Because of my role as Editor of Counter-Currents, I am a de facto Connector. But I’m just not good at it. Psychologically, I am introverted (INTJ, to be exact), so it is a stretch for me. At a certain point, I just can’t deal with one more social interaction and shut down, which is why I am often a tardy correspondent. Nor am I good at multitasking or remembering names. Ideally, I would have an assistant who is extroverted and good at multitasking (women are typically better at that than men).

Gladwell does not talk about the opposite of a Connector, which is a polarizer: a person who sows distrust and discord. Connectors build up the social capital of the movement. Polarizers tear it apart. I have encountered two kinds of polarizers.

The first group are polarizers on principle: they openly announce that their strategy is to subject anyone who is closer to the mainstream to relentless attack, both ideological and ad hominem, on the theory that this will split off people and win them over to their vanguardist groupuscule. I don’t deny that such an approach might appeal to some types of people, primarily masochists with inferiority complexes or under-fathered “lost boys”—the kinds of people who wanted to join the Marine Corps after watching Full Metal Jacket, for instance. But, as I argue in my essay “The Smartest Guy in the Room [4],” it only appeals to people who are inferior to whoever is issuing the harangue, which is no way to put the movement on an upward path toward attracting better and better people. Superior people simply ignore such polarizers, or want to crush them like bugs. I suspect that polarizers on principle are simply trying to make a virtue out of indulging their own prickly narcissism and tendencies toward paranoia and embitterment.

The most insidious polarizers actually pose as Connectors. Like genuine Connectors, they like to be at the center of things. But their dominant drive is ego gratification, and whenever that conflicts with the needs of the movement, the movement always loses. I have had dealings with two such people over the years. Both of them pose as Connectors and uniters of different camps and factions. But I began to notice problems.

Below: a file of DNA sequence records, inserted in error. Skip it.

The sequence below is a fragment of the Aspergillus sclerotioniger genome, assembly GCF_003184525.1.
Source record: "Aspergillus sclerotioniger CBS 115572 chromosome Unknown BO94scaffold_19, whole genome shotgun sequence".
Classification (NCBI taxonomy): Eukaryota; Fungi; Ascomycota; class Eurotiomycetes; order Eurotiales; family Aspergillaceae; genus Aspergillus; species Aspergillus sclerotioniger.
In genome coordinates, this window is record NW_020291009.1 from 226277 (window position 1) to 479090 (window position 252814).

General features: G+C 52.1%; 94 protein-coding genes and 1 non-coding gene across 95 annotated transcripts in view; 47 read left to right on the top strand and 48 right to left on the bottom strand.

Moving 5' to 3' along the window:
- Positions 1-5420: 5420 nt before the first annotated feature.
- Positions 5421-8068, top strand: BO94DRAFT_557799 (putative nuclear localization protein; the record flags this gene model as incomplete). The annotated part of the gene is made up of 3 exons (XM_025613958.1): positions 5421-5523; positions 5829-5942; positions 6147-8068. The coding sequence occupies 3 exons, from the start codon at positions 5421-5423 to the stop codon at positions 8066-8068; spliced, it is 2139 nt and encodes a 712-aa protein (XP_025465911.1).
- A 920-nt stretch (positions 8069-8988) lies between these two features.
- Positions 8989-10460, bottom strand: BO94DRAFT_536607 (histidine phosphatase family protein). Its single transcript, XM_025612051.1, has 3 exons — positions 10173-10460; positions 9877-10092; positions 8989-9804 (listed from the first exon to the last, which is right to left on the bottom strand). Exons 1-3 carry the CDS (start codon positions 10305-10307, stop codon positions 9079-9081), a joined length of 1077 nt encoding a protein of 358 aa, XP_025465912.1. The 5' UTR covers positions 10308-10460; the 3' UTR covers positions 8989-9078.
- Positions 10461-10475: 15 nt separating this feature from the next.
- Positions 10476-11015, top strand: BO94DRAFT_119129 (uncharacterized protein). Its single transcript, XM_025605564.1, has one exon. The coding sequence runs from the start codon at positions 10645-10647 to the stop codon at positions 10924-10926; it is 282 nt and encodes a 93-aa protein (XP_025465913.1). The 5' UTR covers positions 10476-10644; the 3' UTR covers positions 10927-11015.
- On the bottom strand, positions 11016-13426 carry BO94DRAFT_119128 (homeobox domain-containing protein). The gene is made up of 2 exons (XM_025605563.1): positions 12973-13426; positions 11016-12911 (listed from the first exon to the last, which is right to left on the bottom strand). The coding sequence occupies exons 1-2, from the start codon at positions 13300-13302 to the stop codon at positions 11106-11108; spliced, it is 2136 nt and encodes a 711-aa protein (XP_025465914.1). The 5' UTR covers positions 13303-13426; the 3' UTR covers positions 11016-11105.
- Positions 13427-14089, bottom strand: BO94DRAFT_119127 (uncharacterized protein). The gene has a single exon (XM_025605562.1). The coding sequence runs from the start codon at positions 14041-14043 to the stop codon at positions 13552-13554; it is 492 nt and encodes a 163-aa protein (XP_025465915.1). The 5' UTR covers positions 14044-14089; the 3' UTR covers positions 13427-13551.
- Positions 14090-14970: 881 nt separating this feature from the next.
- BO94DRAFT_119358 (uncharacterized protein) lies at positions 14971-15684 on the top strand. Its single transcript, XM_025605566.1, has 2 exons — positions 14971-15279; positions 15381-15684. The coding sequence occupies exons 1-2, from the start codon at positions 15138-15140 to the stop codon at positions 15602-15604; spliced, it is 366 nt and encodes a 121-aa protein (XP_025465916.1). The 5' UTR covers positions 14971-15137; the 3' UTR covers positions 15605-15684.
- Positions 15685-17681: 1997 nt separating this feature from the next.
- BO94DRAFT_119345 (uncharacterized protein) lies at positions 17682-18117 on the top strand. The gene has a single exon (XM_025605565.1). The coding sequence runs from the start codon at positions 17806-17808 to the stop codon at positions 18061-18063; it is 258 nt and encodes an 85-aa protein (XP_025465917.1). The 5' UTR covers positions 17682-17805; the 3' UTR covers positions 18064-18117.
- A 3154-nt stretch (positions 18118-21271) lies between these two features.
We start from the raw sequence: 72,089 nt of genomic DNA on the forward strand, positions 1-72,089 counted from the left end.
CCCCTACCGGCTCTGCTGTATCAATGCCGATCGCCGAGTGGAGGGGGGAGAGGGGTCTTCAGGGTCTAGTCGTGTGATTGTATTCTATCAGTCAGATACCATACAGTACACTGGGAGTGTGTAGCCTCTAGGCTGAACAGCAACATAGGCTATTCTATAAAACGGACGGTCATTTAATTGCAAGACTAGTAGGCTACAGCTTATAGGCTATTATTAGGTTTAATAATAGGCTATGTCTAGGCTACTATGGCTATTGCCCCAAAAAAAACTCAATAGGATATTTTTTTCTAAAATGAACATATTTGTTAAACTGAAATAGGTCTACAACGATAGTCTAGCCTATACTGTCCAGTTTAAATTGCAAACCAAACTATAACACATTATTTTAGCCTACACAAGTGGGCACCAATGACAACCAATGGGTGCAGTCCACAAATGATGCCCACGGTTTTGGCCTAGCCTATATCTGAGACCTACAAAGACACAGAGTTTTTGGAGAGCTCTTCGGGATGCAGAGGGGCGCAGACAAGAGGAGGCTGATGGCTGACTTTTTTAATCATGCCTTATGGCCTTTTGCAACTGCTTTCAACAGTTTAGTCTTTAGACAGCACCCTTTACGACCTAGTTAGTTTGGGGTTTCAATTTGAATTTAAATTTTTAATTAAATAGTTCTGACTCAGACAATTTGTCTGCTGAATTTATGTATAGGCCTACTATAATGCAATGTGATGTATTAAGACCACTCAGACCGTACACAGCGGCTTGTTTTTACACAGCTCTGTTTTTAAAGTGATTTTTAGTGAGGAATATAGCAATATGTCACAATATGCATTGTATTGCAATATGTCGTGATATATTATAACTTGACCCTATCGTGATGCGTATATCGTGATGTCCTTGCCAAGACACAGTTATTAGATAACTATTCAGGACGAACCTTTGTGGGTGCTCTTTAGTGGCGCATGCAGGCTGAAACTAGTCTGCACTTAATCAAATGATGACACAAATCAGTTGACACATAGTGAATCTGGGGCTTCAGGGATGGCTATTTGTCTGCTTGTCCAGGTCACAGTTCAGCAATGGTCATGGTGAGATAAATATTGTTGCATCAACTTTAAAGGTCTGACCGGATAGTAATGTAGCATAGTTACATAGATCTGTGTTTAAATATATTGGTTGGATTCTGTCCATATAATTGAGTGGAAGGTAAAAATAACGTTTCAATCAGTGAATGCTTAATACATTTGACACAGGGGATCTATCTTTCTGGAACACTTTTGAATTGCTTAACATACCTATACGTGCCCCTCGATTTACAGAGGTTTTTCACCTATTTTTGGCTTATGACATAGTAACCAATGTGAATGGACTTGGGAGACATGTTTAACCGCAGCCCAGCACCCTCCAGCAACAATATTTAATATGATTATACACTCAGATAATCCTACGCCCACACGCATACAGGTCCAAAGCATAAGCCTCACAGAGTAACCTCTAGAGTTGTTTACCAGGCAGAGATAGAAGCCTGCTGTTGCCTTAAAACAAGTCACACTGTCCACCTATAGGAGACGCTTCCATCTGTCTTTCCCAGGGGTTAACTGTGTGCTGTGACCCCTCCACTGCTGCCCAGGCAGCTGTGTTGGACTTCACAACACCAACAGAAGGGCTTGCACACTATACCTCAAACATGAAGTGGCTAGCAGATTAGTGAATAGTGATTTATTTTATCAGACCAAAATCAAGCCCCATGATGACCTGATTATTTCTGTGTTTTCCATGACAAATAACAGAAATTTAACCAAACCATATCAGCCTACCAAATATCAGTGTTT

First, despite their pose as uniters, the trend of their thinking always pulls toward the negative. They are gossips, gatekeepers, well-poisoners, purgers, and shunners.

Second, they prefer the Star Chamber and the whispering campaign to open discussions, so the accused cannot defend themselves.

Third, they always insisted on remaining middlemen. They would not just put people in touch and let them take it from there, because at that point they were no longer needed.

Fourth, they would tell me stories designed to alienate me from people I did know.

In both cases, however, it turned out that these people were pathological liars. And their lies served only one purpose: to stir up drama and intrigue around themselves, which apparently satisfied a neurotic need for attention and a desire to feel powerful. There is really no calculating how much damage such drama queens have done to the movement, since the people they drive apart seldom ever compare notes and realize how they have been deceived.

Gladwell’s discussion of Connectors brings a very important phenomenon into focus. Connectors are extremely valuable and extremely rare. If we want our message to go viral, we need to find and cultivate Connectors whose tendrils reach out into as many different worlds as possible.

Polarizers, by contrast, are a plague. Open polarizers are easy to spot and are generally ignored, because the better sort of people don’t want to work with jerks. Drama queen stealth polarizers are a much bigger problem, but now you know how to spot them.

In my next essay, I will look at Gladwell’s discussion of Mavens and Salesmen.